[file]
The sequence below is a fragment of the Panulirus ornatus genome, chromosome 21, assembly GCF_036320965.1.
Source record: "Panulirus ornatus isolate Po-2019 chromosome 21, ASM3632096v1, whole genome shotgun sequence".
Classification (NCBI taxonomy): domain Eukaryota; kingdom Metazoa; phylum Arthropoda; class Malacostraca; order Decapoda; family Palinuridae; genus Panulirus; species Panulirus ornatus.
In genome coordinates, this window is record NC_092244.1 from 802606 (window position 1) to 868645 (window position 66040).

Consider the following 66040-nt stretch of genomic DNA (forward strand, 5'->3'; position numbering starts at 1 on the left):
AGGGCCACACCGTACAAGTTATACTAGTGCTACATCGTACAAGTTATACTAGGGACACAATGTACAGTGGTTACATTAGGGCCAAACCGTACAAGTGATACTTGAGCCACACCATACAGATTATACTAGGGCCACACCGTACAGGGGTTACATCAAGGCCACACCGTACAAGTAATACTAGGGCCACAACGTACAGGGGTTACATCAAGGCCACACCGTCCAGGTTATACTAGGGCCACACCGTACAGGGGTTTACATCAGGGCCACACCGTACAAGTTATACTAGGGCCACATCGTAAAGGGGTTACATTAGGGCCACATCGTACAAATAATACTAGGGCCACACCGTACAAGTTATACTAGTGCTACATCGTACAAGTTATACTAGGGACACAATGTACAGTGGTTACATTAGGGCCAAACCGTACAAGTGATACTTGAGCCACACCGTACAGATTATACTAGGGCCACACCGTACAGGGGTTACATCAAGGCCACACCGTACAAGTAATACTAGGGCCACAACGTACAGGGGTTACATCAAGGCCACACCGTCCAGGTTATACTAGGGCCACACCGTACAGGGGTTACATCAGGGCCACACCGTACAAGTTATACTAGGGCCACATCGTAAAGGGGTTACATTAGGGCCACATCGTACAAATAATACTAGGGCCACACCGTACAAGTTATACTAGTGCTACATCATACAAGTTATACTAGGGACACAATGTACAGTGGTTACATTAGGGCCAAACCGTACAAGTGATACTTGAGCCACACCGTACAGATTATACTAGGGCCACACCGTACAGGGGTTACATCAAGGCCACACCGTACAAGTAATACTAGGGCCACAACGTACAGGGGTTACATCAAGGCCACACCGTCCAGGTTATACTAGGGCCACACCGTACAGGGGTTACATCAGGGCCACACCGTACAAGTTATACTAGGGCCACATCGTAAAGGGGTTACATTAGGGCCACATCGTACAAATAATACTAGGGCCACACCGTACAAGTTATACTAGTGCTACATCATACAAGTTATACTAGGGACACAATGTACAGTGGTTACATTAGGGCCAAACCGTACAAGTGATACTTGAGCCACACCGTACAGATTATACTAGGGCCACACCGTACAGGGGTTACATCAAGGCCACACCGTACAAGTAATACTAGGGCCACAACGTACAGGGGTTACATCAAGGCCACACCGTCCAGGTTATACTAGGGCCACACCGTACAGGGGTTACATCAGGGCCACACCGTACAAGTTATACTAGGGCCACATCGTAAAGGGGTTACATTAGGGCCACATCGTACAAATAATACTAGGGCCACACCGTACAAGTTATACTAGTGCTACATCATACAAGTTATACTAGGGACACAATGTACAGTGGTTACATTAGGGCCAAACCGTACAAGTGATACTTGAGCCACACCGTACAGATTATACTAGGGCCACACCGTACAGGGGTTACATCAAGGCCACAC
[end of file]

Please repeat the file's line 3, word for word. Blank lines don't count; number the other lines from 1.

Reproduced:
Classification (NCBI taxonomy): domain Eukaryota; kingdom Metazoa; phylum Arthropoda; class Malacostraca; order Decapoda; family Palinuridae; genus Panulirus; species Panulirus ornatus.